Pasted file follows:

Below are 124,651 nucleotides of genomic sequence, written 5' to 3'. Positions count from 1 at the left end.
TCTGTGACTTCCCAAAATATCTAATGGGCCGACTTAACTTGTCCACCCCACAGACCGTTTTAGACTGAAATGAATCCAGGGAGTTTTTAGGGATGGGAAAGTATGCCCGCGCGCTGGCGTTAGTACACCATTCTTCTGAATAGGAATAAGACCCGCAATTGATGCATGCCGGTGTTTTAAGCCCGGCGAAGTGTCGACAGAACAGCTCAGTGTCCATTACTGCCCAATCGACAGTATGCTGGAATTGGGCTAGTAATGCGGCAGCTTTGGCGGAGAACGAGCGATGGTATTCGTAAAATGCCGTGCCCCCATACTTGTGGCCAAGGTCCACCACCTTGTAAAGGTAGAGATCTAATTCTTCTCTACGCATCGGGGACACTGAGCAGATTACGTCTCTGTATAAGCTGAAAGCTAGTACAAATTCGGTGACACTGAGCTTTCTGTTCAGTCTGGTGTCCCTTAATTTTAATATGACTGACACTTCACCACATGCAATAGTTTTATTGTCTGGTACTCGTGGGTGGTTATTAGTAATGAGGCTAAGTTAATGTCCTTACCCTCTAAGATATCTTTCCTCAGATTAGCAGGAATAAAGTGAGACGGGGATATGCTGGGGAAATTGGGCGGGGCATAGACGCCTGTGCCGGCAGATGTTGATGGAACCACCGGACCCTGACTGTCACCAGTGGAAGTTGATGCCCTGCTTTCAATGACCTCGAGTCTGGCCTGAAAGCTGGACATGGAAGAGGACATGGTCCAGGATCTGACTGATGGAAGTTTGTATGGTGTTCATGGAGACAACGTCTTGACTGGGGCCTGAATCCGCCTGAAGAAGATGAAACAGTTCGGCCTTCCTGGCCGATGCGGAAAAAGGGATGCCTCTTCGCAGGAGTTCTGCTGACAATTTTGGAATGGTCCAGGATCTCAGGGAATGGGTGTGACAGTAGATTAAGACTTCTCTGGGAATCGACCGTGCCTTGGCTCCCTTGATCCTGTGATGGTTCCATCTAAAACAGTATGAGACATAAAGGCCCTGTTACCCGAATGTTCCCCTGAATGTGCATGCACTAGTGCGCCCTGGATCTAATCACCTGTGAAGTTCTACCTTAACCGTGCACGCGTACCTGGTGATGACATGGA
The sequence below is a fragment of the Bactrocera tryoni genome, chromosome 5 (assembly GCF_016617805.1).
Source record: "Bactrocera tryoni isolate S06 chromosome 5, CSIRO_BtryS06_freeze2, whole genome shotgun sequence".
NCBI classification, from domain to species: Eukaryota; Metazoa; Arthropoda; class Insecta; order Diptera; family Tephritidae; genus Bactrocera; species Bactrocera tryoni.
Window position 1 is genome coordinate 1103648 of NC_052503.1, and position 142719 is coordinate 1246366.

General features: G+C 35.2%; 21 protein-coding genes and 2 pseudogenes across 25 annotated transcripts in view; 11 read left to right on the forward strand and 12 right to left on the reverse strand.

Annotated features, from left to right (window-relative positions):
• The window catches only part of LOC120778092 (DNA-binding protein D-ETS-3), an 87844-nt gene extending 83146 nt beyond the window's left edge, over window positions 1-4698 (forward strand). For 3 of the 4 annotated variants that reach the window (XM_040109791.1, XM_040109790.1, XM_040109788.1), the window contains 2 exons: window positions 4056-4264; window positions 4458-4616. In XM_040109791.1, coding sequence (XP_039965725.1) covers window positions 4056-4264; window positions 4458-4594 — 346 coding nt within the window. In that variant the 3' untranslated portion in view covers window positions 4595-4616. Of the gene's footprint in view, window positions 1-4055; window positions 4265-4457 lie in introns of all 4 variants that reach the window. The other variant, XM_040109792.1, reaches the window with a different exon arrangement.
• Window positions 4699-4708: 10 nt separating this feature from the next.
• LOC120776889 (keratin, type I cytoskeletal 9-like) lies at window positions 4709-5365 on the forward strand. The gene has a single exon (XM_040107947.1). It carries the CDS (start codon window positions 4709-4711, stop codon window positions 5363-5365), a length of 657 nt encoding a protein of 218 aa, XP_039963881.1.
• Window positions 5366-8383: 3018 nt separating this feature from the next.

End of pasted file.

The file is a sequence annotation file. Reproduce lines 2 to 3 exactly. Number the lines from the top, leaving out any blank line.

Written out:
TCTGTGACTTCCCAAAATATCTAATGGGCCGACTTAACTTGTCCACCCCACAGACCGTTTTAGACTGAAATGAATCCAGGGAGTTTTTAGGGATGGGAAAGTATGCCCGCGCGCTGGCGTTAGTACACCATTCTTCTGAATAGGAATAAGACCCGCAATTGATGCATGCCGGTGTTTTAAGCCCGGCGAAGTGTCGACAGAACAGCTCAGTGTCCATTACTGCCCAATCGACAGTATGCTGGAATTGGGCTAGTAATGCGGCAGCTTTGGCGGAGAACGAGCGATGGTATTCGTAAAATGCCGTGCCCCCATACTTGTGGCCAAGGTCCACCACCTTGTAAAGGTAGAGATCTAATTCTTCTCTACGCATCGGGGACACTGAGCAGATTACGTCTCTGTATAAGCTGAAAGCTAGTACAAATTCGGTGACACTGAGCTTTCTGTTCAGTCTGGTGTCCCTTAATTTTAATATGACTGACACTTCACCACATGCAATAGTTTTATTGTCTGGTACTCGTGGGTGGTTATTAGTAATGAGGCTAAGTTAATGTCCTTACCCTCTAAGATATCTTTCCTCAGATTAGCAGGAATAAAGTGAGACGGGGATATGCTGGGGAAATTGGGCGGGGCATAGACGCCTGTGCCGGCAGATGTTGATGGAACCACCGGACCCTGACTGTCACCAGTGGAAGTTGATGCCCTGCTTTCAATGACCTCGAGTCTGGCCTGAAAGCTGGACATGGAAGAGGACATGGTCCAGGATCTGACTGATGGAAGTTTGTATGGTGTTCATGGAGACAACGTCTTGACTGGGGCCTGAATCCGCCTGAAGAAGATGAAACAGTTCGGCCTTCCTGGCCGATGCGGAAAAAGGGATGCCTCTTCGCAGGAGTTCTGCTGACAATTTTGGAATGGTCCAGGATCTCAGGGAATGGGTGTGACAGTAGATTAAGACTTCTCTGGGAATCGACCGTGCCTTGGCTCCCTTGATCCTGTGATGGTTCCATCTAAAACAGTATGAGACATAAAGGCCCTGTTACCCGAATGTTCCCCTGAATGTGCATGCACTAGTGCGCCCTGGATCTAATCACCTGTGAAGTTCTACCTTAACCGTGCACGCGTACCTGGTGATGACATGGA
The sequence below is a fragment of the Bactrocera tryoni genome, chromosome 5 (assembly GCF_016617805.1).